Radical Islamic Leader Persecutes Pastor’s Family, Receives Miraculous Vision and Gives Life to Jesus

In his book Onward: Engaging the Culture Without Losing The Gospel, Russell Moore reminds us that disciples of Jesus can be found in the unlikeliest of places.

He writes:

The next Billy Graham might be drunk right now. The next Jonathan Edwards might be the man driving in front of you with the Darwin Fish bumper decal. The next Charles Wesley might currently be a misogynistic, profanity-spewing hip-hop artist. The next Charles Spurgeon might be managing an abortion clinic today. The next Mother Teresa might be a heroin-addicted porn star this week. The next Augustine of Hippo might be a sexually promiscuous cult member right now, just like, come to think of it, the first Augustine of Hippo was.

And sometimes, the next Paul is persecuting Christians.

Al-Rashid was the top leader in a radical Islamic group dedicated to persecuting Muslims who had become Christians in the Middle East. He learned of a pastor who was distributing Bibles, holding underground church services, and converting men and women to Jesus.

So he and his group decided to target Pastor Paul, through different means of terror. The group attacked Pastor Paul and his family several times, but each time, the family escaped or remained untouched.

The final time Al-Rashid and his group tried to attack the pastor and his family was through a poisoned box of chocolates. Pastor Paul’s sons ate them and weren’t impacted. However, Paul’s daughter became violently ill and needed to be transported to the hospital. The plan was to hijack the ambulance and kidnap the family.

However, as Al-Rashid waited for an opportunity to move, something happened.

“I saw a ball of light come down from the sky and stand over the room where his daughter was lying unconscious,” he said. And out of that ball of light, came a hand with a hole, dripping with blood. “I trembled with fear,” Rashid said. “I felt giddy and fell down. My friends moved me from there at once.”

Rashid couldn’t get the vision out of his mind. Some time later, Rashid had a vision. He describes a shadowy human face with the hand appeared before him. And out of that vision, a voice asked Rashid why he was “nailing Him.” Rashid knew it was Jesus.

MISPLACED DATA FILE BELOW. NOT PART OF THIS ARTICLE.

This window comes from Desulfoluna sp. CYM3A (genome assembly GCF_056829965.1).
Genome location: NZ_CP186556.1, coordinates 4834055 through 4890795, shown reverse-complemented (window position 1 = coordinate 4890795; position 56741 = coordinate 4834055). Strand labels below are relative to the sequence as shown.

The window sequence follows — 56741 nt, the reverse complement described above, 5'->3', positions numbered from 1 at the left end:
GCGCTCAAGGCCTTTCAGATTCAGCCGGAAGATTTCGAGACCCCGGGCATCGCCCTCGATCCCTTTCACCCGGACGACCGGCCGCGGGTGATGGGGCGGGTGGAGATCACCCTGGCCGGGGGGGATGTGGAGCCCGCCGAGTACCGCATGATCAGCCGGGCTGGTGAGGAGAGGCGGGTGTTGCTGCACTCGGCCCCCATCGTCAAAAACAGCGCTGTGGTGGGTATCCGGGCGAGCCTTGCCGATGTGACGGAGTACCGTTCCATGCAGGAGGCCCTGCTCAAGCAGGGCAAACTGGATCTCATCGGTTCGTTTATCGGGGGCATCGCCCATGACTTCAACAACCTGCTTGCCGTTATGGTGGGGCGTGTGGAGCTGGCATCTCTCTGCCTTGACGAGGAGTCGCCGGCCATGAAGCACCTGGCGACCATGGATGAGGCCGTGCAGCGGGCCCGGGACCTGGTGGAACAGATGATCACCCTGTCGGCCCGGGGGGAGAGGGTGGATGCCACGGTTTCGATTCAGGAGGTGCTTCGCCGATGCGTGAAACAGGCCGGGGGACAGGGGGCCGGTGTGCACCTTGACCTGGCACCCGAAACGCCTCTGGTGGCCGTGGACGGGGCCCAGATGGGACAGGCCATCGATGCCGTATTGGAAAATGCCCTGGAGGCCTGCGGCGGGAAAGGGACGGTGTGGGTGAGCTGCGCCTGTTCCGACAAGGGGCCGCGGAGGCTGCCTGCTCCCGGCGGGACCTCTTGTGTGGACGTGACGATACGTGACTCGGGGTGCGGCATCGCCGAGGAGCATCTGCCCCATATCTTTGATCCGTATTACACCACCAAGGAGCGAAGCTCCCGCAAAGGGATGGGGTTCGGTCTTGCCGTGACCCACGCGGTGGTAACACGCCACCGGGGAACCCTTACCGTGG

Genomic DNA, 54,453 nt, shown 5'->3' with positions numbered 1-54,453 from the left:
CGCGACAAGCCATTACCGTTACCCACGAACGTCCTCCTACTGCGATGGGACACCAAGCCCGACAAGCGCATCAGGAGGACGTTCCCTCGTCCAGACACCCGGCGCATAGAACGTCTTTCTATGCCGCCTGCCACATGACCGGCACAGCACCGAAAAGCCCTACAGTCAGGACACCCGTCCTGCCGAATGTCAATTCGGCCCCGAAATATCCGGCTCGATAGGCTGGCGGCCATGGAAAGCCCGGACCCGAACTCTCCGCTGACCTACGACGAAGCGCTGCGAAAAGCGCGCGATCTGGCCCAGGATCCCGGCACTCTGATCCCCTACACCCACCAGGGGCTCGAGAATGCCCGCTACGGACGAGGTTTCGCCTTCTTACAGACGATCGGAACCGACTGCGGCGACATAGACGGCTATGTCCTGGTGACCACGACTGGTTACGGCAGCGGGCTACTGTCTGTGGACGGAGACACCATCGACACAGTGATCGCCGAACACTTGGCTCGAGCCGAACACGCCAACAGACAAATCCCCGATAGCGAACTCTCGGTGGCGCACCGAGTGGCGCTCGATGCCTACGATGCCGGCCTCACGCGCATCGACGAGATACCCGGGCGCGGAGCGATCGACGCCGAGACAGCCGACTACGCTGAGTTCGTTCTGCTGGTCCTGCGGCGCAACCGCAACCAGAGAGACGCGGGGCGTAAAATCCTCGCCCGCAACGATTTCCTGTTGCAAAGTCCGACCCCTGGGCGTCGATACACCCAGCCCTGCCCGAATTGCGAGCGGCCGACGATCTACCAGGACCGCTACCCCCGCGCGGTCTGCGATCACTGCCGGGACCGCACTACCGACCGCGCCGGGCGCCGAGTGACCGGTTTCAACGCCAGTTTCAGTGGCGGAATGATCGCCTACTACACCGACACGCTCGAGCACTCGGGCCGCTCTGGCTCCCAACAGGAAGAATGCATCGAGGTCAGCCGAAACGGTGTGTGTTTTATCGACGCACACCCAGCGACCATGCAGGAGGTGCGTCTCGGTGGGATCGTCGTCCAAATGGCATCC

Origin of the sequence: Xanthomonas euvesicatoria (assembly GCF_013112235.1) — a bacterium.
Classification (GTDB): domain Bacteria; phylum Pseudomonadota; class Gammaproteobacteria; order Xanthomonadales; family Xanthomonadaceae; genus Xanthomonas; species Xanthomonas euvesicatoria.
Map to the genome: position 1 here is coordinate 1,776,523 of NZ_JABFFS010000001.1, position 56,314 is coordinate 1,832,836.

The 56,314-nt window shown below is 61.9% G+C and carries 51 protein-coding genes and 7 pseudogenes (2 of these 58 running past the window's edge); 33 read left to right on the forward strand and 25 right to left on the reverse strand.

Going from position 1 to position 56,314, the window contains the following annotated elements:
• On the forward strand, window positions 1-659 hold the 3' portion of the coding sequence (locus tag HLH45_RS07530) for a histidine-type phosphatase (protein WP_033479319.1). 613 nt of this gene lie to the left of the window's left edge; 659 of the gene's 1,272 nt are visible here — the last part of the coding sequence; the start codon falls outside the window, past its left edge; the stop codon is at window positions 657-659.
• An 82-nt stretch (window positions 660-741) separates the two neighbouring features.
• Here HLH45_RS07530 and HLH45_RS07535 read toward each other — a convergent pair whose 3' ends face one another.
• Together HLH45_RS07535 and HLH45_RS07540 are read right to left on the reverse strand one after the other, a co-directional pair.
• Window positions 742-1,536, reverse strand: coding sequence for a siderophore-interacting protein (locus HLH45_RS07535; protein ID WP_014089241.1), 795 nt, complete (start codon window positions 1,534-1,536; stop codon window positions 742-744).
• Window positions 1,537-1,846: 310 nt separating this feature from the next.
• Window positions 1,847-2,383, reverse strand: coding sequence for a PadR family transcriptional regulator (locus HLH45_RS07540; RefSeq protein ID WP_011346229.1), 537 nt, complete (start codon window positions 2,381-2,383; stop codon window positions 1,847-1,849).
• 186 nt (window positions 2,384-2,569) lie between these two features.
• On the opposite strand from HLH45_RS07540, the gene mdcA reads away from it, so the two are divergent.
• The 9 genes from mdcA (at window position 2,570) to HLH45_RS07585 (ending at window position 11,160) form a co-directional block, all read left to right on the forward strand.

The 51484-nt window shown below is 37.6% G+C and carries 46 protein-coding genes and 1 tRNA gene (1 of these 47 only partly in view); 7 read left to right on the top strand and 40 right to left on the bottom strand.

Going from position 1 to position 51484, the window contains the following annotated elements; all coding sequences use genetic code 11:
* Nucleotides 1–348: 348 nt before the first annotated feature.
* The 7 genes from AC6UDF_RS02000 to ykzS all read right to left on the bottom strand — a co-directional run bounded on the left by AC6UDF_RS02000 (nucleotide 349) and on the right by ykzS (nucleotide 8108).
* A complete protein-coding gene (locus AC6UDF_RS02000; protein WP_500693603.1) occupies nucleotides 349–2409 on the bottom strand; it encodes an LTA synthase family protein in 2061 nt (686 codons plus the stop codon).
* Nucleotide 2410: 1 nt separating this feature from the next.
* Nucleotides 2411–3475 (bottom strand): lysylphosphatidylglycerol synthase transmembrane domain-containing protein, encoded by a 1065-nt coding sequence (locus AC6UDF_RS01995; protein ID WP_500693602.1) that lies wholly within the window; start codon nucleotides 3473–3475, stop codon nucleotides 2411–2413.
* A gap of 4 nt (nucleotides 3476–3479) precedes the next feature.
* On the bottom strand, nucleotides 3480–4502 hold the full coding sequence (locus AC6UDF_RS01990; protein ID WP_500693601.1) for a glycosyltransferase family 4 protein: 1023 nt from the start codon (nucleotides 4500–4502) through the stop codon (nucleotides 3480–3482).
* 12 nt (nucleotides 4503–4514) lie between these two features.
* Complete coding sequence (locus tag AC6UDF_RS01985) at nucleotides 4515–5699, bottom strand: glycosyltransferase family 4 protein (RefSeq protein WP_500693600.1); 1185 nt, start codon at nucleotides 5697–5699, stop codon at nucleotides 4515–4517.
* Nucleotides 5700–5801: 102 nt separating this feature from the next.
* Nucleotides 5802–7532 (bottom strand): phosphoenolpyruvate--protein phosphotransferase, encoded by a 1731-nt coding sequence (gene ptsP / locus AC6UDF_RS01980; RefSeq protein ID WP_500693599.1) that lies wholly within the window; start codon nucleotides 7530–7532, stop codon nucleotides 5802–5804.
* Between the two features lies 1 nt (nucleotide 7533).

In that moment, he told Assist News Service, he knew Christians weren’t his enemies. He went back to Pastor Paul, confessed all he had committed against the pastor and his family and told him what he saw.

In turn, Pastor Paul shared a part of his story, how God had saved him from his sins and how because of Jesus, he could love Rashid and forgive him. Rashid dropped to his knees and surrendered to Jesus in that moment.

He now travels around the Middle East, preaching the Word of God and evangelizing.

Stories like this are powerful testimonies—not only to the power of Jesus to save but how He is using His church in the midst of intensely persecuted areas to bring people to Himself.

Rashid’s story brings to mind the words of the Apostle Paul in 1 Timothy 1:12-16, and as we read them, we should glorify Jesus for the salvation of Rashid and pray that more and more men and women would come to know Him.

I thank him who has given me strength, Christ Jesus our Lord, because he judged me faithful, appointing me to his service, though formerly I was a blasphemer, persecutor and insolent opponent. But I received mercy because I had acted ignorantly in unbelief, and the grace of our Lord overflowed for me with the faith and love that are in Christ Jesus.

The saying is trustworthy and deserving of full acceptance, that Christ Jesus came into the world to save sinners, of whom I am the foremost. But I received mercy for this reason, that in me, as the foremost, Jesus Christ might display his perfect patience as an example to those who were to believe in him for eternal life.

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Carrie Kintz
Carrie Kintz is a freelance writer and communication strategist. She works with ministries and individuals across the country, helping them figure out what to say and how to say it in the digital space. Carrie has also spoken at conferences such as the Best of Social Media Summit and That Church Conference. When she's not writing (or tweeting), she enjoys hiking, time with friends and a good cup of coffee